When I was accepted at Silas University, my mother was so proud of me. She attended Silas, as did my grandmother and my great-grandmother. She was a student over eighty years ago and still spoke fondly of her days at university. I was a legacy; it was my duty to uphold the tradition of the Wingwold women. I had to be the best. There was no room for second place in my academic plan. I would do my family proud.
I was finding it hard to adjust to university life, but I liked the university itself quite a bit. They had a good journalism program. I had wanted to be a crime reporter since I was a kid, and I was totally loving the odd happenings of Silas from a journalistic and investigatory perspective. There was something mystical about the weird at Silas though. I mean, weird stuff did happen. The chemical engineers had an ongoing, even ancient, rivalry with the alchemy club. It got so intense that sometimes there would be strange fogs wafting around campus that made you feel woozy or forget the color blue. The brothers of Zeta Omega Mu sacrificed a goat every year before homecoming. There was definitely something off about the lunch ladies in the cafeteria, they were just so creepy and gave you the worst stink-eye if you questioned if the eyeballs in the monkey ball soup were actually eyeballs.
And if that wasn’t enough, the piece de resistance was definitely the rumor that the library was either haunted or just super dangerous after dark. I never could get the rumor straight, I’d heard the dire warnings form the hall dons and professors so many times. I’d never had a problem in the library, however, because I followed the rules and never went after dark. Mostly, I just chalked that up to the typical university quirks. Because every university’s a little bit supernatural? Right?
Maybe I was just sensitive to it. I’ve always been attracted to the odd and the supernatural, anyway. I had a bit of the ‘touch,’ according to my grandmother. It meant that I was attuned to the mystical and the spiritual. I could read auras, or rather, that was what I liked to tell myself. Mostly I just saw a bunch of pretty colors hovering around people and had no idea what they meant. Still, they were nice to look at, even if most of the Silas student body skewed towards the angry red and violently purple sides of the spectrum.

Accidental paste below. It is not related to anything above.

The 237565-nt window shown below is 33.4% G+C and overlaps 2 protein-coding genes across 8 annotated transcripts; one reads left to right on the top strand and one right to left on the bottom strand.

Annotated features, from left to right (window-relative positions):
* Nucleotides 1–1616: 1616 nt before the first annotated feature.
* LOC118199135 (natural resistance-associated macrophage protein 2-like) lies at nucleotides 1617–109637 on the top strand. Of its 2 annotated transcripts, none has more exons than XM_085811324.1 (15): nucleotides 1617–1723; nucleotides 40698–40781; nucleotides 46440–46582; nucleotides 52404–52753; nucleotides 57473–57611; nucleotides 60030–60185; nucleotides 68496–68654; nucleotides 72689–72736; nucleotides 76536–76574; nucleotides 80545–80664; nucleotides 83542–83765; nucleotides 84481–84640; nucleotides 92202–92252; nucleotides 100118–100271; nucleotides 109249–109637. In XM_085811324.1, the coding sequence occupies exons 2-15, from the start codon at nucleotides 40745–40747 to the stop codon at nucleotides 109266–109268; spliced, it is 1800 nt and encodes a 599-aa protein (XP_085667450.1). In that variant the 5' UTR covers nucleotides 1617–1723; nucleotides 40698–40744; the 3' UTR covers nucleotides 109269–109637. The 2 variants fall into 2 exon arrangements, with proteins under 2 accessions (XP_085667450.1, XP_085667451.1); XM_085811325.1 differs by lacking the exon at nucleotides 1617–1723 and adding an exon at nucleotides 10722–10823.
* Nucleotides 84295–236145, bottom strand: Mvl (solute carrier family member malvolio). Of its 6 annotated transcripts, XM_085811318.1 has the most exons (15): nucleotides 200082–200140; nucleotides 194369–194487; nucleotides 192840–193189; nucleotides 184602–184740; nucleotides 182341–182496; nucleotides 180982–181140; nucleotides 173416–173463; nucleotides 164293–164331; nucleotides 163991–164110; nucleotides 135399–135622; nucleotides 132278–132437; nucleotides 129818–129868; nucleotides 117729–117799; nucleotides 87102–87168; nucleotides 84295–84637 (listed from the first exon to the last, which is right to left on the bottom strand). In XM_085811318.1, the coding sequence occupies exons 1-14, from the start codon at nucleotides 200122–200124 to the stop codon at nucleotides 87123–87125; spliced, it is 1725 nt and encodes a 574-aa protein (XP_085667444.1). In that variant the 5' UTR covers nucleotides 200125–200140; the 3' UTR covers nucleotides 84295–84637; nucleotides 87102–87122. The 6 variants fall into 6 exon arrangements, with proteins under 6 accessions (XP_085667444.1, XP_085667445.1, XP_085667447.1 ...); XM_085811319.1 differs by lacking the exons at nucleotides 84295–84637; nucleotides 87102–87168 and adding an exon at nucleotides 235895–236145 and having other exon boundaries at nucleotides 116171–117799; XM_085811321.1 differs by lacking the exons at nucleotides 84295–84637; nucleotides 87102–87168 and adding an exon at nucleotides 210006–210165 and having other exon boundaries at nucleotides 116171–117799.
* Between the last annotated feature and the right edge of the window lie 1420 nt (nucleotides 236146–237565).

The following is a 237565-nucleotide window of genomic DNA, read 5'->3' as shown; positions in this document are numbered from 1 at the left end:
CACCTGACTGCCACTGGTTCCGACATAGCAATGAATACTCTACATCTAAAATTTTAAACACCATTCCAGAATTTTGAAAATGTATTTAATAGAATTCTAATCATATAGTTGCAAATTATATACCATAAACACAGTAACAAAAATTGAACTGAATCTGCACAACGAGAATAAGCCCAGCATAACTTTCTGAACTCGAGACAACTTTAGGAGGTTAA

A loud bang echoed through the walls of my dorm room and I jumped, startled from my distracted thoughts. Bang. Bang. I slammed my history of medieval wars and crusades closed with a groan. This had been going on for over an hour now and I had a quiz tomorrow on the socio-political impact of the rise of Vlad the Impaler to power in the House of Basarab. I couldn’t concentrate with all the racket next door.
From my vantage point, behind a supposedly-soundproofed wall, it sounded as though the girl next door was throwing something large and heavy against the wall. Maybe herself, she certainly ate enough sugar to send any normal person into some sort of fit. Or maybe it was a rage. A sugar rage. I’d heard that could happen.
The girl next door’s name was Laura. She and I shared a wall and a journalism class and I was pretty sick of her in both locations. Her aura was all greys and whites and blacks, with some splashes of red mixed in. I’d never seen someone with quite so colorful an aura before, and I was intrigued by it until I realized that learning more about it would mean – ugh – interacting with her. She was obnoxious, impossible in class, and horrible to live next door from.
Whatever that girl was up to in her room, it was keeping me awake at night. Banging and thumping at all hours of the day and night. Loud shrieks, moaning, that sort of super obnoxious thing. She was probably up to something awful in there. The worst part was that not only was it interfering with my studying, I was also getting frown lines on my forehead. And I hate frown lines.
YOU ARE READING
As a freshman at Silas University, Mary Ringwold is quickly getting used to the weird. If anything, she thrives on it, absorbing the university's strange traditions and rituals like a sponge and embracing them wholeheartedly. Or, at least, she was...